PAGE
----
Digital Archive of Texas English Speech
Lars Hinrichs Associate Professor of Linguistics, University of Texas at Austin
Axel Bohmann Assistant Professor of English, University of Freiburg
In our latest Digi Colloquium, guest speakers Lars Hinrichs and Axel Bohmann presented “The Promise of Nine Decades’ Worth of Interviews: Building the Digital Archive of Texas English Speech”, in which they discussed the process of creating the Digital Archive of Texas English Speech, and how this archive can be used to map linguistic changes in Texas English over time.
The Digital Archive of Texas English Speech (DATES), a legacy archive containing recordings from 1934 to 2020, includes data that was originally collected using a variety of media: gramophone recordings in the 1930s to 1950s; reel-to-reel tapes, cassette tapes, and survey forms in the 1970s and 1980s; and digital recordings in the 2010s. The first stage of the DATES project therefore involved digitizing the older records. All digital records were also prepared for linguistic analysis by aligning the audio with its transcript, allowing individual words and sounds to be extracted and measured.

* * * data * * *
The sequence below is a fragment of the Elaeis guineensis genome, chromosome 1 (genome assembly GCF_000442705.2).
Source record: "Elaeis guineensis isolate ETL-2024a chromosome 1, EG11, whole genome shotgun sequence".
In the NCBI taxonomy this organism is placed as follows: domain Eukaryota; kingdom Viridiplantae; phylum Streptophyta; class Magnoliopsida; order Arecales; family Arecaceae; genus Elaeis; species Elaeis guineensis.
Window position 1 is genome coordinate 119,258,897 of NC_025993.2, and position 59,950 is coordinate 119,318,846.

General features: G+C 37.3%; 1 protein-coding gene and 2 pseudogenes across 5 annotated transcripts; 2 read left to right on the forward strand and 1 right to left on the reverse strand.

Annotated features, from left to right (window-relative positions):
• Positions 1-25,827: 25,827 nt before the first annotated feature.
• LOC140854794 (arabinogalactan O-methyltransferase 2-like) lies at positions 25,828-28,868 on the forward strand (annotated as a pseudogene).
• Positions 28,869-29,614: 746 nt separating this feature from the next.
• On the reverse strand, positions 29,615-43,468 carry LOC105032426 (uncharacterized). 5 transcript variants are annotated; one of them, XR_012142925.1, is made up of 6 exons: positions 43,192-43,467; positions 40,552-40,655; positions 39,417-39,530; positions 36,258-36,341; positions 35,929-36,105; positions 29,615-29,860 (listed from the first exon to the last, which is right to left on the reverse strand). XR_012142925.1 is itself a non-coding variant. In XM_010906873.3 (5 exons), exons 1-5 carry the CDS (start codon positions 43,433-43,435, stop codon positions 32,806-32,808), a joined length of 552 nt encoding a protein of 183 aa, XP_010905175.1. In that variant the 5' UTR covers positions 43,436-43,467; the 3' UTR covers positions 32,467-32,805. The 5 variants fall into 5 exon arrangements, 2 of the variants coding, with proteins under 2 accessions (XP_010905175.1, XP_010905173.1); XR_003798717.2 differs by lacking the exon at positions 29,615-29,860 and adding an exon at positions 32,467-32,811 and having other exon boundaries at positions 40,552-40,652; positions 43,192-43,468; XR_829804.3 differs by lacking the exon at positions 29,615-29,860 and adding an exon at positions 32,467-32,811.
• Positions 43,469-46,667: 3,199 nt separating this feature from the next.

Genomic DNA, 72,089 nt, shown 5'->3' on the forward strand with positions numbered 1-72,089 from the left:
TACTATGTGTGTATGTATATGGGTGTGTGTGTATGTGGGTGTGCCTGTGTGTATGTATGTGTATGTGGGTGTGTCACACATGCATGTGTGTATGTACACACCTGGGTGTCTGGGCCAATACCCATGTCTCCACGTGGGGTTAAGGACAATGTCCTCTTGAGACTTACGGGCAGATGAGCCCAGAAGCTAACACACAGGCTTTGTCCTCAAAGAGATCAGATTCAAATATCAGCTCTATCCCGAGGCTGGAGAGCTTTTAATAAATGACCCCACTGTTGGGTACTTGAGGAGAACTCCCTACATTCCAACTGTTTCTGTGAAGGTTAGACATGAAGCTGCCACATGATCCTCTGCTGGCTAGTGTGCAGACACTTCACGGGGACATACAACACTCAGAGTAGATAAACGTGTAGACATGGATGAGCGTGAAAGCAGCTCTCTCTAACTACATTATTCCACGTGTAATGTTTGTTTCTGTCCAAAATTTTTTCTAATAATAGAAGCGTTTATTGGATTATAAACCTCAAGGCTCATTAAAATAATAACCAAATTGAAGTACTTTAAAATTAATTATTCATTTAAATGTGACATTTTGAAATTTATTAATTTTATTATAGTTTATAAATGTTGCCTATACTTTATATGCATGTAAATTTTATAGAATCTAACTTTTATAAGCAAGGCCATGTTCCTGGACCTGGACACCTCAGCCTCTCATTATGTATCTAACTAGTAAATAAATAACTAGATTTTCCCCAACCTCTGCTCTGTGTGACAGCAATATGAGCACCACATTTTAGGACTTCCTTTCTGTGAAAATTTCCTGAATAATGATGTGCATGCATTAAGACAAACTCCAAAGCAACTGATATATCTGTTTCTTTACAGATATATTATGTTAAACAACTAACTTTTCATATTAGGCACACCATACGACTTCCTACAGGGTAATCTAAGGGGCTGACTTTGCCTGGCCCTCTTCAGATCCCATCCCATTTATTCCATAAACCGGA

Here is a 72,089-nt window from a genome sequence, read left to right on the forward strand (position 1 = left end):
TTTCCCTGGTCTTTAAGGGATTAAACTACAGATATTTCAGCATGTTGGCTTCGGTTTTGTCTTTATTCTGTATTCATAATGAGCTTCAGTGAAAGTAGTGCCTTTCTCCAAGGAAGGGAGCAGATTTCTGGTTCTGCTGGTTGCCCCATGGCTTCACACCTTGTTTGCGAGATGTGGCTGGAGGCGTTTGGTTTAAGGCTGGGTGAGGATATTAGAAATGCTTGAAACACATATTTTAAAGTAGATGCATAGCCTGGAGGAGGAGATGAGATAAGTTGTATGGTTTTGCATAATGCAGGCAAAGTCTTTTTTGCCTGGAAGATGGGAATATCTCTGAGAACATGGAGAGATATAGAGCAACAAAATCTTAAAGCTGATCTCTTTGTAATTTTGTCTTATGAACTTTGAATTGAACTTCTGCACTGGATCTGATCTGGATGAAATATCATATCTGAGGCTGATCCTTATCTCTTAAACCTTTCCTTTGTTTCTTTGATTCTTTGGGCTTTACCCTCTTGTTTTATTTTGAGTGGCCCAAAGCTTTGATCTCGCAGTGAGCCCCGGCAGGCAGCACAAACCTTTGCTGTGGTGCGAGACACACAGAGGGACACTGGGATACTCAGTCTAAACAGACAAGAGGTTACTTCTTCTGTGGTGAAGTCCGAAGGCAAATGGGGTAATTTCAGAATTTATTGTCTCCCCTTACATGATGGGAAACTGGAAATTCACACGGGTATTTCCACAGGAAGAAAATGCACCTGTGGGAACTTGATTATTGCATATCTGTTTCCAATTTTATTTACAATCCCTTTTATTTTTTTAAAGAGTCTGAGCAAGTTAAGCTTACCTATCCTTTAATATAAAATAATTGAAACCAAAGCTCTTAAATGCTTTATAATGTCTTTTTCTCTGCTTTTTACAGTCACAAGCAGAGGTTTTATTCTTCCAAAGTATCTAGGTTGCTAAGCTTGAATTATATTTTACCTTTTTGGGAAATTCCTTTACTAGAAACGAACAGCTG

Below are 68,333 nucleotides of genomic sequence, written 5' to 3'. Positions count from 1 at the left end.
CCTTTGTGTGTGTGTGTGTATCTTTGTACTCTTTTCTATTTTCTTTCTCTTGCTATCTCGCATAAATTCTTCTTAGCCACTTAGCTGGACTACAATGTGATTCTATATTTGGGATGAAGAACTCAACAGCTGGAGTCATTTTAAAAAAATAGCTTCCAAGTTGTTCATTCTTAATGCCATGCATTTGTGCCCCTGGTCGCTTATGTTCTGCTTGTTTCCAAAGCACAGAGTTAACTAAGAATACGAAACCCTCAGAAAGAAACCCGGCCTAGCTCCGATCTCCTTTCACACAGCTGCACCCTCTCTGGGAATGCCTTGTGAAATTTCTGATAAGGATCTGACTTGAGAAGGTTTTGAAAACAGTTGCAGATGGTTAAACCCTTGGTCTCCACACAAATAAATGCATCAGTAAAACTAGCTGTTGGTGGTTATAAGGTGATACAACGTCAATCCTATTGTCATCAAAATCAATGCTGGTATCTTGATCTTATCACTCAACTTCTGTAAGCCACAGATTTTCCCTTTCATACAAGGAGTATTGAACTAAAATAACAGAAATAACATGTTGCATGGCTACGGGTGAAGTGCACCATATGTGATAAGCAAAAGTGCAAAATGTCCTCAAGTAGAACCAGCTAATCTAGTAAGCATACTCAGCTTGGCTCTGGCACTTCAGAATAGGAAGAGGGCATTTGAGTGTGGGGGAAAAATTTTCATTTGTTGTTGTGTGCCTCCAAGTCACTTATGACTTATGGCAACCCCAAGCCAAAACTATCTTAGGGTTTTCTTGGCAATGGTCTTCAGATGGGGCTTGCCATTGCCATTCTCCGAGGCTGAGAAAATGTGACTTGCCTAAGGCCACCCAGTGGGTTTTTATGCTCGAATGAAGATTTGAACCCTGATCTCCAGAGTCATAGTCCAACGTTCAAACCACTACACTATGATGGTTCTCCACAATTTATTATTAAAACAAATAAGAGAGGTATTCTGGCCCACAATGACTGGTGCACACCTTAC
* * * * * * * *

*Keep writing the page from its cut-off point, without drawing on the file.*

In this lecture, Hinrichs and Bohmann discussed three changing features of Texas English that they have analyzed using DATES: including the vowel in price, the vowels in lot and thought, and the vowels in bit, bet, bat. Using acoustic data from the recordings, they demonstrated that these first two features have consistently developed to become more similar to General American English between the 1980s and 2010s, and that the bit/bet/bat vowels are undergoing a shift that has also been seen in Canadian and California English. They also raised the possibility that pronunciation changes in Texas English may not have developed in a linear way over time: in some cases, vowels from the 1950s were more similar to those from the 2010s than the 1980s, which may mean that Texas English developed to become more distinct from mainstream American English at some point in the 20th century. These findings demonstrate the utility of a legacy archive like DATES for tracking linguistic change over time.